Sales coaching plays a huge role in how well-equipped sales reps are to hit their targets. And, strategic sales coaching is all about zeroing in on your most urgent sales priorities.
For example, let’s say your number one priority as a business is to reduce customer churn. As a sales leader, it’s important to make sure your training and coaching sessions address the issues that ultimately lead to customer churn. In this example, you may decide to focus on expectation setting and qualification criteria.
As you analyze recent sales performance, identify your sales teams’ top challenges and determine the impact they have on high-level business goals. The more impact, the higher priority it is to address.
Recommended reading: The Sales Leader’s Guide to Using Mutual Action Plans
3. Prioritize data-driven decision making
Often, when we discuss data-driven sales, we’re speaking about how sales leaders can use data to inform strategy, planning, forecasting, and so on. But, it’s equally important to cultivate these same data-driven decision making skills in your reps.
When every rep is comfortable with analyzing data, identifying patterns, and interpreting prospect behavior, they’ll become increasingly targeted and efficient in their day-to-day selling efforts. In fact, data-driven organizations are 23 times more likely to acquire new customers and six times more likely to retain customers than organizations that aren’t data-driven (source).
Recommended reading: Asking High Gain Questions to Close Deals Faster
4. Automate non-selling activities.
You can equip sales reps with all the coaching and resources they need, and many will still struggle to hit their sales quota. Before you blame their effort or abilities, consider this: the average sales rep spends 41% of their day on non-revenue generating activities (source).
So, whatever budget you have for new sales technology doesn’t need to be spent on elaborate platforms that are difficult to implement and learn. Instead, invest in technology that can handle the tedious manual work your reps are currently wasting time on. It’s a win-win investment: your sales teams will generate more revenue, and the lighter administrative burden will have a positive effect on overall seller experience.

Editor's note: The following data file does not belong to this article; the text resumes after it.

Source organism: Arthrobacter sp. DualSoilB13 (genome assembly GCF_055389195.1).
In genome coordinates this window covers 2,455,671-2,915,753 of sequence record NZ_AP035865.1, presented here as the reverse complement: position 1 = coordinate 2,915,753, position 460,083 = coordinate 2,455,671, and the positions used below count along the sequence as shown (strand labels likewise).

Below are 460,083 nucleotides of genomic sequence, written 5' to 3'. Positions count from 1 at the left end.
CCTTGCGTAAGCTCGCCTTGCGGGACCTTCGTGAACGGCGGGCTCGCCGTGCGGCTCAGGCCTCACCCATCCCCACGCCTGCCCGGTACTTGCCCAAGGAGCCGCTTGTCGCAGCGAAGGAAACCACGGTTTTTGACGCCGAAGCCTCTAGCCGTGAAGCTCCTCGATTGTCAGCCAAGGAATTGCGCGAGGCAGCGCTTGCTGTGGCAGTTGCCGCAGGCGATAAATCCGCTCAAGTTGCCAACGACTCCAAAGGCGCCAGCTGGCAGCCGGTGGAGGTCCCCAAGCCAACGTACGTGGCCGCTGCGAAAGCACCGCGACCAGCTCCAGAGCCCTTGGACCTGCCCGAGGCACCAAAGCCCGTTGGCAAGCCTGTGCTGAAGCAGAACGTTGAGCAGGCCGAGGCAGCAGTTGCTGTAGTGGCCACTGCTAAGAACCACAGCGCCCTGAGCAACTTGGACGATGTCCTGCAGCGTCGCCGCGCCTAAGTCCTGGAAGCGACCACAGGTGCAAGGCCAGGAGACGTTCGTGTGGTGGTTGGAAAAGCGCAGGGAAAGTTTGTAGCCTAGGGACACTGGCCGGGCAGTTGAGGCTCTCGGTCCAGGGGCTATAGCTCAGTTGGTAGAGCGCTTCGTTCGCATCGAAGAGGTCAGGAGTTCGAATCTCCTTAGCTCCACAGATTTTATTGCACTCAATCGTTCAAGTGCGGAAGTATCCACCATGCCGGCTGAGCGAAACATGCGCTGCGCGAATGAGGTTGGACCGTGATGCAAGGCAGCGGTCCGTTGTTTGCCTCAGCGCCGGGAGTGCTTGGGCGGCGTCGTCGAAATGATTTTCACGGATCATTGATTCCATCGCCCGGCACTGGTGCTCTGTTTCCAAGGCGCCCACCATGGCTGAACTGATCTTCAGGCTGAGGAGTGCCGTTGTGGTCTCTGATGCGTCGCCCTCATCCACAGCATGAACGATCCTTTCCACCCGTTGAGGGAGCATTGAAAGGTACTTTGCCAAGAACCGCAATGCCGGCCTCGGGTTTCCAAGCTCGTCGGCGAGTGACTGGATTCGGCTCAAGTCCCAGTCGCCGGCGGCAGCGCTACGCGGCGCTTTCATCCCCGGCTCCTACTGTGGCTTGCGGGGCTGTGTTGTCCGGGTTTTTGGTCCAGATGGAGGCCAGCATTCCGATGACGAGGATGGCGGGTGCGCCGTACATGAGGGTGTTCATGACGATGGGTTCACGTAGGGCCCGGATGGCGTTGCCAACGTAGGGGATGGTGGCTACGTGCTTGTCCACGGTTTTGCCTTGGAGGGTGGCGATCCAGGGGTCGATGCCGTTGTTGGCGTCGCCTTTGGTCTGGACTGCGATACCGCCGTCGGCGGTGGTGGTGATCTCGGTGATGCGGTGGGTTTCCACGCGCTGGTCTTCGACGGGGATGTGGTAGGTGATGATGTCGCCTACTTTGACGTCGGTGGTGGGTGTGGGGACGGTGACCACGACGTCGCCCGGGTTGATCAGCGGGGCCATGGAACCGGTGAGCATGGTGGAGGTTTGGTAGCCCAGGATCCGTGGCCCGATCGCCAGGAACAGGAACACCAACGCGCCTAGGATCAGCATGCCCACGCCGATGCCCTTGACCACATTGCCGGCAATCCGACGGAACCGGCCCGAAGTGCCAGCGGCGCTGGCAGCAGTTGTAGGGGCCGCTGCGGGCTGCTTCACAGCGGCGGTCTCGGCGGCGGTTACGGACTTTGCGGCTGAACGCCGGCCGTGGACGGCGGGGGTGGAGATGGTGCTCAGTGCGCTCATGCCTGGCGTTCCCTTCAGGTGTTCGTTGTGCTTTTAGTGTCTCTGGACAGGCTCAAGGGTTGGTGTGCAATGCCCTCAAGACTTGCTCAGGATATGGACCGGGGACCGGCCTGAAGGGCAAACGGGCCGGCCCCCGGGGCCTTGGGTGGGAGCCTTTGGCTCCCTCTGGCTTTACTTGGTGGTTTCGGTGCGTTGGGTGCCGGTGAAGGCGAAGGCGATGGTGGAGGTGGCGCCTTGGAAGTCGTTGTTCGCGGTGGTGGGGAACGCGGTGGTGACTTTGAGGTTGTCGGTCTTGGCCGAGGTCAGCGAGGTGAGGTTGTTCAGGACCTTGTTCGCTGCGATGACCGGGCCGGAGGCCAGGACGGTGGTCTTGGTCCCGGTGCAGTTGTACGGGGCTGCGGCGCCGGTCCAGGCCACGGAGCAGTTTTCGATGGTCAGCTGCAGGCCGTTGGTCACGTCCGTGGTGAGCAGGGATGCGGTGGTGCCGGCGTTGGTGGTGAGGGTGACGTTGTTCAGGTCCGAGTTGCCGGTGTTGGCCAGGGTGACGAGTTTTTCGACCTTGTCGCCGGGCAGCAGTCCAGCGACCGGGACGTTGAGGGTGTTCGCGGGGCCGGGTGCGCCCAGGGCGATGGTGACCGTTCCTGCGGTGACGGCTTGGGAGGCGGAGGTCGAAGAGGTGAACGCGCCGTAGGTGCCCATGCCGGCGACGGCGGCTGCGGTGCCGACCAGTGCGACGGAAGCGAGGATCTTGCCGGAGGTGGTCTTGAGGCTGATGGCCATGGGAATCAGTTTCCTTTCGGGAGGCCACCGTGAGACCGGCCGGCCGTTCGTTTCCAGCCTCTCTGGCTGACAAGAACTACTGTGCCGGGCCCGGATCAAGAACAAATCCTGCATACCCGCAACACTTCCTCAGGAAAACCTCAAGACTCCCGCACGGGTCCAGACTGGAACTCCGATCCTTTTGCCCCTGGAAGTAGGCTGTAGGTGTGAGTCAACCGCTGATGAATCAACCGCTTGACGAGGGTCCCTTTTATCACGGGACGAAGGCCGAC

Recommended reading: 40 Critical Sales Compensation Benchmarks and Statistics for 2023
5. Anticipate risks with “what if” scenarios testing.
If the last few years taught us anything, it’s to expect the unexpected. No matter how confident you are in your sales strategies, it’s crucial to develop contingency plans for if and when something goes wrong.
Consider each scenario that might affect your sales team’s ability to hit its targets. What if you experience a period of high sales turnover? What if a valuable sales manager leaves? What if unforeseen market conditions result in unexpected customer churn or a dip in revenue?
Identify every possible adverse scenario and develop strategies in advance to navigate them. You don’t want to be scrambling to make adjustments to your sales plan, confusing and stressing out your sales reps in the process— you want to have documented fallback plans so you can make seamless adjustments and keep everyone on track.
Recommended reading: Using a Sales Leaderboard to Motivate Your Team
Achieving consistent sales success may seem more difficult than ever, considering the amount of uncontrollable variables that have been thrown at your organization over recent years. But, difficult times provide the opportunity to deeply consider your current strategies, identify weaknesses, and implement tactics designed to make the most of your sales teams’ skills and experience.
In 2024, make sure you leave no stone unturned in your efforts to make each and every seller as effective as possible. When you make the extra effort to play to your team’s advantages and eliminate roadblocks, you’ll not only see fantastic sales results– you’ll also deliver those results at a lower cost to the business than you thought was possible.